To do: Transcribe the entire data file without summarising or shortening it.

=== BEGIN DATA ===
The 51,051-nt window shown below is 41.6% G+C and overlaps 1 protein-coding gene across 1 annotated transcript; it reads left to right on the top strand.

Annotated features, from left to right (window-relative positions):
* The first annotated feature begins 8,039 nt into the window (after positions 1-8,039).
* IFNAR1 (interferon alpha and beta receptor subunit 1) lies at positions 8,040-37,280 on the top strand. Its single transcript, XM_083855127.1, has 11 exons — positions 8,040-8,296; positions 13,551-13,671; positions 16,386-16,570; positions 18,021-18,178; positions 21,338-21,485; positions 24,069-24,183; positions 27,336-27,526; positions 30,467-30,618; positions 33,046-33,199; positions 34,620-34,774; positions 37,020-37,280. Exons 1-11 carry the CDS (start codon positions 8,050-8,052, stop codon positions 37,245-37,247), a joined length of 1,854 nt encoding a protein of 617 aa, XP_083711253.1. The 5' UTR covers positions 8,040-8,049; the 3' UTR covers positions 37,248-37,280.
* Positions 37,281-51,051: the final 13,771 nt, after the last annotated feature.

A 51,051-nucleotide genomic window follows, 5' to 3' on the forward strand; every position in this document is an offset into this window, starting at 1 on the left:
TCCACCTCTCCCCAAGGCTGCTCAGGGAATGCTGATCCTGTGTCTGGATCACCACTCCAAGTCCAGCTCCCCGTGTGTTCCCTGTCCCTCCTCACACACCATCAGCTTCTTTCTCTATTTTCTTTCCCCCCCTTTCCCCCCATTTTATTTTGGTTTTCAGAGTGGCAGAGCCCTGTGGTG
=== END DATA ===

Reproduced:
The 51,051-nt window shown below is 41.6% G+C and overlaps 1 protein-coding gene across 1 annotated transcript; it reads left to right on the top strand.

Annotated features, from left to right (window-relative positions):
* The first annotated feature begins 8,039 nt into the window (after positions 1-8,039).
* IFNAR1 (interferon alpha and beta receptor subunit 1) lies at positions 8,040-37,280 on the top strand. Its single transcript, XM_083855127.1, has 11 exons — positions 8,040-8,296; positions 13,551-13,671; positions 16,386-16,570; positions 18,021-18,178; positions 21,338-21,485; positions 24,069-24,183; positions 27,336-27,526; positions 30,467-30,618; positions 33,046-33,199; positions 34,620-34,774; positions 37,020-37,280. Exons 1-11 carry the CDS (start codon positions 8,050-8,052, stop codon positions 37,245-37,247), a joined length of 1,854 nt encoding a protein of 617 aa, XP_083711253.1. The 5' UTR covers positions 8,040-8,049; the 3' UTR covers positions 37,248-37,280.
* Positions 37,281-51,051: the final 13,771 nt, after the last annotated feature.

A 51,051-nucleotide genomic window follows, 5' to 3' on the forward strand; every position in this document is an offset into this window, starting at 1 on the left:
TCCACCTCTCCCCAAGGCTGCTCAGGGAATGCTGATCCTGTGTCTGGATCACCACTCCAAGTCCAGCTCCCCGTGTGTTCCCTGTCCCTCCTCACACACCATCAGCTTCTTTCTCTATTTTCTTTCCCCCCCTTTCCCCCCATTTTATTTTGGTTTTCAGAGTGGCAGAGCCCTGTGGTG